2) It is true that most small frames don't fit women properly, but they also don't fit men properly (which is no surprise when you consider issue #1). The problem is that the smaller frames don't really get that much smaller with most manufacturers, both because they don't know how to handle issues like toe overlap and because they don't really understand the correlation between effective toptube length and seattube angle (as unbelievable as it sounds that bike companies sometimes don't understand bike geometry, it's really true).

3) Most women-specific geometry have shorter toptubes but also steeper seattubes. The shorter toptube gets the headtube closer to the rider, but the steeper seattube pushes the headtube forward again. Net result: nothing

4) The real trick is to look at the cockpit length, or more specifically the horizontal distance from the bottom bracket to the headtube (see the diagram). When you set up a bike, you will put the saddle a certain horizontal distance behind the bottom bracket. This is irrespective of the exact seattube angle of the frame, you will simply move the saddle fore and aft on the rails until the saddle is the correct distance behind the bottom bracket. How far away the handlebars are is dependent on how far the saddle is behind the bb and how far the headtube is in front of the bb. Since you won't change the saddle position, you only need to consider the bb-headtube dimension, the horizontal dimension on the diagram. You can see on the diagram that if a manufacturer shortens the toptube but at the same time steepens the seattube enough, the headtube won't come any closer. This problem is not only existent on women-specific designs, most small frames from manufacturers barely get shorter horizontal dimensions. so if the 51cm frame from these manufacturers is too big, so will the 48cm be.

5) On our road bikes, we design by horizontal dimension, so the 48cm frame is shorter than the 51cm frame, just as it should. So if the 51cm is too long, the 48cm will likely fit. Just to give you an idea, our 48cm frame has a shorter horizontal dimension than most women-specific 43 and 45cm frames around.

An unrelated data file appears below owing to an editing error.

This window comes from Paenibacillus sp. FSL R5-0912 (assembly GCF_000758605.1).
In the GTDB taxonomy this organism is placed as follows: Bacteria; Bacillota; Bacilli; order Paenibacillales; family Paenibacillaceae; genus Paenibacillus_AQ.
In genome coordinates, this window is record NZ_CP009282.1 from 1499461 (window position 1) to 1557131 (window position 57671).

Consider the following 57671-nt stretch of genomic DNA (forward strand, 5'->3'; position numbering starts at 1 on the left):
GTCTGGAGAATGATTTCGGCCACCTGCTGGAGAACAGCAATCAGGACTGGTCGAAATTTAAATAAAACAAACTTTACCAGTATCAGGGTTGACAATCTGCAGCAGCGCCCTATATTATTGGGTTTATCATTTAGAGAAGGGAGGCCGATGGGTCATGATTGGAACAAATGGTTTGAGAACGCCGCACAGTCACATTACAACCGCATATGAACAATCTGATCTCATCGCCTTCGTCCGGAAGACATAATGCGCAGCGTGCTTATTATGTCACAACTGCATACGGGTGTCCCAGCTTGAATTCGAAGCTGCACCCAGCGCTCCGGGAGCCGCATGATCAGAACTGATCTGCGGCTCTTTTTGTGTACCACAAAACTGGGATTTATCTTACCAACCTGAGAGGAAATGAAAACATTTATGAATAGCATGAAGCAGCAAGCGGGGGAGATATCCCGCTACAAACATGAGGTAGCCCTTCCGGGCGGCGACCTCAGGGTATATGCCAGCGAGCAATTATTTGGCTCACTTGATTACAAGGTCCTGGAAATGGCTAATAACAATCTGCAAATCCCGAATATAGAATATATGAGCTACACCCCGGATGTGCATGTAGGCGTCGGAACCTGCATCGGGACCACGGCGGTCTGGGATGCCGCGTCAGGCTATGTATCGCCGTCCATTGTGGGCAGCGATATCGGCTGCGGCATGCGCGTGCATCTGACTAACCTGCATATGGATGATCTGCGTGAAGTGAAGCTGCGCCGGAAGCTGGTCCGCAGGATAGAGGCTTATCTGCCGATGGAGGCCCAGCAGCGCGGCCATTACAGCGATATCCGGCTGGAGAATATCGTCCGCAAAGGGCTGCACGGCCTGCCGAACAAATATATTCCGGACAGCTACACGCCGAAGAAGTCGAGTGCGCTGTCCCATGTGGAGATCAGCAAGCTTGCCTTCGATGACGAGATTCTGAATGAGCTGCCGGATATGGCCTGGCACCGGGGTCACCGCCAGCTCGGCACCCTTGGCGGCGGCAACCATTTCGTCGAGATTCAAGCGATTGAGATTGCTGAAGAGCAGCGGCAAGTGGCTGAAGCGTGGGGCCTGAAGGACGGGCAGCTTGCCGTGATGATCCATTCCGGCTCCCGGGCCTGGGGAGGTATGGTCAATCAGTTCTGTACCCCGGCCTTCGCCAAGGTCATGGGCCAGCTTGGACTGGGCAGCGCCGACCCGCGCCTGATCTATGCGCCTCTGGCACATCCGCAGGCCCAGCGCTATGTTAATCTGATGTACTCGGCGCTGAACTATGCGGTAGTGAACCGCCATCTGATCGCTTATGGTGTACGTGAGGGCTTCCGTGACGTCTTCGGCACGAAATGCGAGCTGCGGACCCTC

6) As a sidenote, some women-specific parts do make sense. There is of course the women-specific saddle, which can be a real problem-solver for some (although there are also plenty of women who prefer "mens" saddles). For people with smaller hands (women or men) the special handlebars and STI levers that put the levers closer to the bars also can provide an advantage."

My advice would be to get a professional /certified bike fit - then choose the bike :)

Philip
 

kiwisimon

Maximum Pace
Dec 14, 2006
2,661
477
103
Japan
#6
Fit: WSD.

and counterpoint to Crevelo http://www.terrybicycles.com/faq/index.php?action=artikel&cat=2&id=5&artlang=en
"Why a bicycle specifically for women?
A womans body is not proportioned like mans. Not only is the length of her limbs different, so is the amount of muscle and the distribution of body mass. In fact, anthropomorphic studies show women to have roughly half the upper body strength that men do as a result of our shorter torso, fewer and smaller muscles fibers and additional body fat. What that translates to is a lower ratio of strength to weight and a disadvantage when it comes to comfort and performance - most bikes have top tube lengths that are appropriate for men but require a woman to sustain more force in her shoulders. For a man and woman of the same height, she will be more comfortable on a bicycle with a shorter top tube."